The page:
Ever since Dave Larberg’s ancestors arrived in Auburn in the early 1900s, his family has served the public.

For decades she owned and operated a grocery store at the current site of Olympic Sport and Spine on East Main Street. Her mother, grandmother and aunt were all Miss Auburn.

What could be more natural than this boy from Auburn “choosing a career that allows me to serve those in my home community”.

And that’s what he did, as a firefighter and chief officer for nearly 38 years – most of that time with the former Auburn Fire Department, now the Valley Regional Fire. Authority (VRFA).

On Thursday, April 28, Larberg called it a career.

“I enjoyed the work, the people and giving back to the community where I grew up. I’ve learned that prioritizing a good work-life balance is key to longevity in the fire service,” Larberg said.

Larberg attended North Auburn Elementary School (now Dick Scobee), Cascade Junior High (now Cascade Middle School), and graduated from Auburn High School in 1980. He graduated from Central Washington University in 1984.

Wanting to apply his community health degree as part of a sports team, Larberg found the fire department offered him two things: the physical challenge he was looking for and the rewards that come from helping others. .

He began volunteering for King County Fire District 44—now Mountain View Fire and Rescue—in 1984, and within two years the district hired him as a full-time firefighter. In 1989, he joined the Auburn Fire Department.

As he rose through the ranks, Larberg paved a path of achievement. He continued his education with an Associate of Arts degree in Fire Command and Administration, then completed Basic Law Enforcement Academy and became a fire investigator in 1995. He was promoted captain in 2001 and worked on a joint labor-management initiative to form the department’s first Wellness-Fitness program.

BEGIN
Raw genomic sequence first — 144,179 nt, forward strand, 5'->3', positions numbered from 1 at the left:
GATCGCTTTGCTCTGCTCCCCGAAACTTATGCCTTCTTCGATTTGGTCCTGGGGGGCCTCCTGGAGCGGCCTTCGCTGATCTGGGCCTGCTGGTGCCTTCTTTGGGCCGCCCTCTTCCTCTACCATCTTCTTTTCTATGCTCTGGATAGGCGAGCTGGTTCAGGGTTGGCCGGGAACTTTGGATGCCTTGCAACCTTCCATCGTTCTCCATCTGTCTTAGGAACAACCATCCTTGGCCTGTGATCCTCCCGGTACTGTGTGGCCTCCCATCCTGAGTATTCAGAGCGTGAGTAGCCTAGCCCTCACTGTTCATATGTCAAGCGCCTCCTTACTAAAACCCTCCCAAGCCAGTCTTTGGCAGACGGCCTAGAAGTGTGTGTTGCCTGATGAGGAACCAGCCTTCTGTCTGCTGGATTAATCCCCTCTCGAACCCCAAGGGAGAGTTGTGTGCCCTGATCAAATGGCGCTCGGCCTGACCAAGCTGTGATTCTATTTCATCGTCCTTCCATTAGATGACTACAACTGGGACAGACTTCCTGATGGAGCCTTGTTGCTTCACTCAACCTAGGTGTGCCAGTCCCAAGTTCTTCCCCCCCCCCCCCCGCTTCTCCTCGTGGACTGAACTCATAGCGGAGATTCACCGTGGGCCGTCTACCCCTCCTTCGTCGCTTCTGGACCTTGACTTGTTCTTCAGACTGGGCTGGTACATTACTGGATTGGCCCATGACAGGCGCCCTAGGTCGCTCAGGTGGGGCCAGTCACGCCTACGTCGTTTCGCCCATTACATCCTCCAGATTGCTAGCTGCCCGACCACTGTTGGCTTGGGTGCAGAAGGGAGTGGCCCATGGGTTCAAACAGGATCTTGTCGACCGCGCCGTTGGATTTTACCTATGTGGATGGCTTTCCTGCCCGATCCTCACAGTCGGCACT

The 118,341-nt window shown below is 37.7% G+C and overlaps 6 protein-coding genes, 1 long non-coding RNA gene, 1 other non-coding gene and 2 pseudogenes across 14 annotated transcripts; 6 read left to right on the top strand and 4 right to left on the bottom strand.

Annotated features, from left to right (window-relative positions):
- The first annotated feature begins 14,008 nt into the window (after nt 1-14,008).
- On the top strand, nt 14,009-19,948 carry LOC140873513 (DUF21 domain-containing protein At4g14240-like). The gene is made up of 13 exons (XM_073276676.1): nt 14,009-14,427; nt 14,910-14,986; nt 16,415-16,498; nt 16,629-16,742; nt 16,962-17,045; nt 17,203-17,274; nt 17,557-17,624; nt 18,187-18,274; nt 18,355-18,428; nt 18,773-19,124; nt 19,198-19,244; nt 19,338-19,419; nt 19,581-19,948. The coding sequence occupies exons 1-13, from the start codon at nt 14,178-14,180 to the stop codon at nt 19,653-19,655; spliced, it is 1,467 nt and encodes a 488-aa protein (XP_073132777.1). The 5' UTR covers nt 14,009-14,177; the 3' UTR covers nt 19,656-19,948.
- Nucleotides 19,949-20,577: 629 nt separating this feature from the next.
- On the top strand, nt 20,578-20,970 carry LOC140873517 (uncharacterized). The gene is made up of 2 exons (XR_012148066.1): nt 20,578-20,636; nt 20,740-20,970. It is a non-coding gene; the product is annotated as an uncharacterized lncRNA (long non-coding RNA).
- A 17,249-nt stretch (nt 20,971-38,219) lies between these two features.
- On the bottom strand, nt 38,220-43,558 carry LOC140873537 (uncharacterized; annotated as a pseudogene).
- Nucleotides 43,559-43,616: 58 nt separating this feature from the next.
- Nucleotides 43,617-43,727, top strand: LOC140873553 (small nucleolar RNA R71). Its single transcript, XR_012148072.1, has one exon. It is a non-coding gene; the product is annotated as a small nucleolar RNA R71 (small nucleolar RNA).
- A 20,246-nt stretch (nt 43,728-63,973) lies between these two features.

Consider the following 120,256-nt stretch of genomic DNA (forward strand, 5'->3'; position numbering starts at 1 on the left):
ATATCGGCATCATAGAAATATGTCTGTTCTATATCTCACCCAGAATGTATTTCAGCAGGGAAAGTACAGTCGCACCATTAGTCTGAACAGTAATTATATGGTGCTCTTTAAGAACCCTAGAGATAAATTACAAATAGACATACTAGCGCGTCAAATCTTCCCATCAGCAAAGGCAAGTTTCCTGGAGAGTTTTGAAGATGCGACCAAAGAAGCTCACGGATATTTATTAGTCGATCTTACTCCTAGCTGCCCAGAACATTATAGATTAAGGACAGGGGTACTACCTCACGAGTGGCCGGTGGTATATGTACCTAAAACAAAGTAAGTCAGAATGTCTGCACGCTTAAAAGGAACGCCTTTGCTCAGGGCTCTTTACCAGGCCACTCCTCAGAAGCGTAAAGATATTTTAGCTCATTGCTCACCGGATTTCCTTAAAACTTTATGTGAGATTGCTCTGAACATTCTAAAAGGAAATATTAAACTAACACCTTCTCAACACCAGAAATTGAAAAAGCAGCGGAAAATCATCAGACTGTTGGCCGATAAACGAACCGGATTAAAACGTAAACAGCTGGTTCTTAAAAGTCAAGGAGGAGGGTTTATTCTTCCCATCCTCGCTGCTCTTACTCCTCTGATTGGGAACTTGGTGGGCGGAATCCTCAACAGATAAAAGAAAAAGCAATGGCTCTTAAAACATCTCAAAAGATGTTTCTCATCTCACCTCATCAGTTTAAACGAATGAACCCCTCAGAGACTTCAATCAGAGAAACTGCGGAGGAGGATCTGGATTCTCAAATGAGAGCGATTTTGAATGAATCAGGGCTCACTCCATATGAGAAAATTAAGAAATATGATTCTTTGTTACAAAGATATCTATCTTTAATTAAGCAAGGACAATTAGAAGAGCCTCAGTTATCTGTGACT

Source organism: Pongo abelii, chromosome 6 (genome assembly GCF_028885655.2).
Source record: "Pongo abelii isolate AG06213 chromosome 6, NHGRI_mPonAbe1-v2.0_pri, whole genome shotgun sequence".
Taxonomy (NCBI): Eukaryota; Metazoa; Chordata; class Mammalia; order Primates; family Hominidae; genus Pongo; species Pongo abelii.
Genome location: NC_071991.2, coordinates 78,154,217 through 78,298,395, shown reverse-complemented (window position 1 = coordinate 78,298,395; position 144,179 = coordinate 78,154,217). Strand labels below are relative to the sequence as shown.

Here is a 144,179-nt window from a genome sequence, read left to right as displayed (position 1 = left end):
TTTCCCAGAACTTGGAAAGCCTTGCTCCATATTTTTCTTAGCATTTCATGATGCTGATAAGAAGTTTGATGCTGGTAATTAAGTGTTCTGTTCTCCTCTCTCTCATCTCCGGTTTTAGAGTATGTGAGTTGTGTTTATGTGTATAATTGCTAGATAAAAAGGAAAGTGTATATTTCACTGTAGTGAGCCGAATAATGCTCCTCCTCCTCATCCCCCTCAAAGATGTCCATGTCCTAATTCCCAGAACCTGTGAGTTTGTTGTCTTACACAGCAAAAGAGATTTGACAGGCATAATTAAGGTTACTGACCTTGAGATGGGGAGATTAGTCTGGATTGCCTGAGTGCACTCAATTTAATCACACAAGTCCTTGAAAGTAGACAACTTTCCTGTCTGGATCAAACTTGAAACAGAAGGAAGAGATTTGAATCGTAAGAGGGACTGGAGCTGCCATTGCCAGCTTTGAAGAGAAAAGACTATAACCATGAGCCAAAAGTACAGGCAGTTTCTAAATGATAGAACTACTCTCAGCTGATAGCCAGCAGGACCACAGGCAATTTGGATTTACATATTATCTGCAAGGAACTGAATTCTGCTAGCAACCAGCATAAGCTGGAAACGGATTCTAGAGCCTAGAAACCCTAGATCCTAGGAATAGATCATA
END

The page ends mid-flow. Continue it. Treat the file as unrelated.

Larberg continued as Wellness and Fitness Coordinator for 11 years, helping the program evolve from a purely fitness focus to a more holistic view, which today includes emotional health components. and mental.

Larberg was a captain in the Training and Safety Division and as the employer representative of the Joint Apprenticeship Training Committee. He also assumed the role of head of pre-incident plans for the department. Larberg was promoted to suppression battalion chief from 2012 to 2014, then was appointed battalion chief in charge of planning and logistics, where he worked for four years.

In 2019, Larberg was promoted to deputy chief of technical services, overseeing the office of the fire marshal, support services, planning and logistics, public information and education, and emergency management.

In this role, he says he feels he has met one of the most rewarding challenges of his career: helping the VRFA achieve accredited emergency services agency status.

“It was an arduous process involving many of our staff and representatives from the International Accreditation Commission for Firefighters. It was total teamwork. I am very proud of our department for…this international achievement. C It’s a testament to the quality of our organization and the dedicated people who work here,” said Larberg.

In addition to his professional commitments, Dave has dedicated many hours to his community. He chaired the American Cancer Society’s Relay For Life efforts for the department for 18 years, chaired the department’s Adopt-a-Highway team, helped with the Toys for Kids program, the Nick of Time Foundation and the Burn Foundation. He helped raise funds by riding the MS Ride and was a board member and vice-president of the White River Valley Museum for four years.

Considering all of this, it’s no surprise that Larberg has won numerous awards. He received the Firefighter of the Year award in 1995 and was twice named Firefighter of the Year (2007 and 2011). He received three Meritorious Unit Citations and was a three-time North West Police and Fire Games Medalist.

“Dave has continually set the bar high for the most impactful leadership trait: leading by example,” said Fire Chief Brad Thompson. “He would never ask anyone to do anything he doesn’t want to do himself. Generations of firefighters have benefited from Dave’s efforts to propel the VRFA forward. There is no way to adequately express how much he influenced the formation of the VRFA in the past, present and future. Dave will be truly missed, but his influence will remain. We wish him the best.

Larberg’s advice to those following in his footsteps: “Be kind, be humble, and strive for positive relationships.”